Corn and wheat prices fell sharply Monday after the government said farmers planted larger crops than expected this year, helping to offset recent losses from widespread Midwest floods.
Analysts cautioned that U.S. grain supplies remain extremely tight due to strong world demand and increased production of corn-based ethanol. The Agriculture Department also said soybean harvests may be hurt by wet weather.
Overall, the report did little to dispel the threat of higher consumer food prices ahead. Retail food prices rose 4.9% during 2007 and have jumped at a 6.2% annual rate in the past three months. Corn and soybean prices are nearly double the level of last summer, and wheat prices have also soared.
The report temporarily dampened corn prices, with the July contract falling 30 cents — the maximum allowed — to $7.25 a bushel on the Chicago Board of Trade.
"We may have survived a bullet, but if the weather turns bad" supplies could deteriorate and prices climb again, says Jim Bower of Bower Trading.
Bower says the corn crop is fragile because bad weather has stunted plant development.
Farmers planted 87.3 million acres of corn this year, about 7% less than last year's historic crop, the Agriculture Department said. Still that's up 1.3 million acres from earlier forecasts — and would be the second-largest acreage since 1946. Soybean acreage is 17% higher than 2007, a year when many farmers shifted from soybeans to corn due to high corn prices. But the Agriculture Department expects farmers will actually have a smaller soybean harvest less than usual. Wheat area is up 5% from 2007.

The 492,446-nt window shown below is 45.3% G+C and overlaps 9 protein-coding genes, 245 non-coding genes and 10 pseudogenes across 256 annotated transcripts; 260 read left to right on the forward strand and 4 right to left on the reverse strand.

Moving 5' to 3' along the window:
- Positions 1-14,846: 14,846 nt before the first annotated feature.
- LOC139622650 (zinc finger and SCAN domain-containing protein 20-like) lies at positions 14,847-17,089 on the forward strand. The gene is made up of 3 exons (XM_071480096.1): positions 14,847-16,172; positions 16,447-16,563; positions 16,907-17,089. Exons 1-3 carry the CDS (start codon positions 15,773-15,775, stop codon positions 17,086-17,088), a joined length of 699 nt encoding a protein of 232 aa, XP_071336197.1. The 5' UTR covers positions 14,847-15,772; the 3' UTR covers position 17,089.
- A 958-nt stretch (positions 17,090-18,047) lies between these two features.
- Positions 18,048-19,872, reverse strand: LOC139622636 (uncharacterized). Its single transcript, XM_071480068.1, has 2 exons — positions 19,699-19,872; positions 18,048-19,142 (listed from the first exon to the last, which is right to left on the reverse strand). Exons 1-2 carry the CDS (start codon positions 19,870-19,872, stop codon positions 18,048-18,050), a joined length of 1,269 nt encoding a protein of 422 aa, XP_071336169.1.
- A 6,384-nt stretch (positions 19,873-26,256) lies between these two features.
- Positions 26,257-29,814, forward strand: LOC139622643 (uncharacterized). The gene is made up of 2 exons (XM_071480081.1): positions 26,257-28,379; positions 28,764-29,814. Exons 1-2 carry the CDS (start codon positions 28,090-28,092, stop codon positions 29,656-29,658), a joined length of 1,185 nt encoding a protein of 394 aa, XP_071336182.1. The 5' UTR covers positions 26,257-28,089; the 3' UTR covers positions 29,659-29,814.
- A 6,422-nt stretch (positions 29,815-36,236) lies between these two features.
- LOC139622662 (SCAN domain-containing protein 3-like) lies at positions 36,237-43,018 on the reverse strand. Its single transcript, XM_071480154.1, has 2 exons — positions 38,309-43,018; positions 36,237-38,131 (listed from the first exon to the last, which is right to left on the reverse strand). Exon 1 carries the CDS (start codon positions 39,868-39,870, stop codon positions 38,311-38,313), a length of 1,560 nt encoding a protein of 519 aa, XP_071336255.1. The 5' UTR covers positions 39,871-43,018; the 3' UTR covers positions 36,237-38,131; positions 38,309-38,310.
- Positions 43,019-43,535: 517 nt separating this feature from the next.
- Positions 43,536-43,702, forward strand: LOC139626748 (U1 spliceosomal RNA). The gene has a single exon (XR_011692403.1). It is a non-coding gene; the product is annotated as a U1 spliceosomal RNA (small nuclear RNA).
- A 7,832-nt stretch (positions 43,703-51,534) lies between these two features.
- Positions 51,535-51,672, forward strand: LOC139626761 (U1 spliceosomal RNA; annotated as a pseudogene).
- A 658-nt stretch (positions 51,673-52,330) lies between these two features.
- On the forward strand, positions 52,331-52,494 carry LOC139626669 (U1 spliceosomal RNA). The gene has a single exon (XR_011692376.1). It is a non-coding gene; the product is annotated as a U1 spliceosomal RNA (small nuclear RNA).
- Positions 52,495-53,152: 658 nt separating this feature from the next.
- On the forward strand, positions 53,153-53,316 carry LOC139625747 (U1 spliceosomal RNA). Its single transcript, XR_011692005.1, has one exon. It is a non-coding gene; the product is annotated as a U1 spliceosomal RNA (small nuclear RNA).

The Agriculture Department tried to gauge the effect of bad weather by interviewing about 1,200 farmers in flood-affected areas. Planting is only part of the picture. Yield — production per acre — is a huge question.
Gail Martell, senior agriculture analyst at Storm Exchange, which provides weather-related risk and assessment services to businesses, says corn yields could be 10% to 12% below last year.
Farmers with waterlogged fields who replant "need absolutely ideal weather from here on out … a lot of sunshine and a lot of heat, and that is contrary to the typical scenario in July," Martell says. Her firm estimates about a third of the corn crop and 30% of the soybean crop were hit by the Midwest floods.
More than 75% of U.S. processed foods contain corn in some form. Corn and soybeans are feed for cattle, chickens and hogs. Smithfield Foods, a major meat processor, in early June said the cost of raising hogs jumped more than 17% in the past year on high grain prices.
"Much of the (corn) crop is in a vulnerable position being two weeks behind normal development," says Terry Francl, senior economist at the American Farm Bureau Federation. "This almost assures further market fireworks when normal hot and dry (summer) weather sets in."
Francl says a number of farmers were planning on planting soybeans as a second crop after harvesting wheat. With wheat behind schedule, some plantings may not materialize.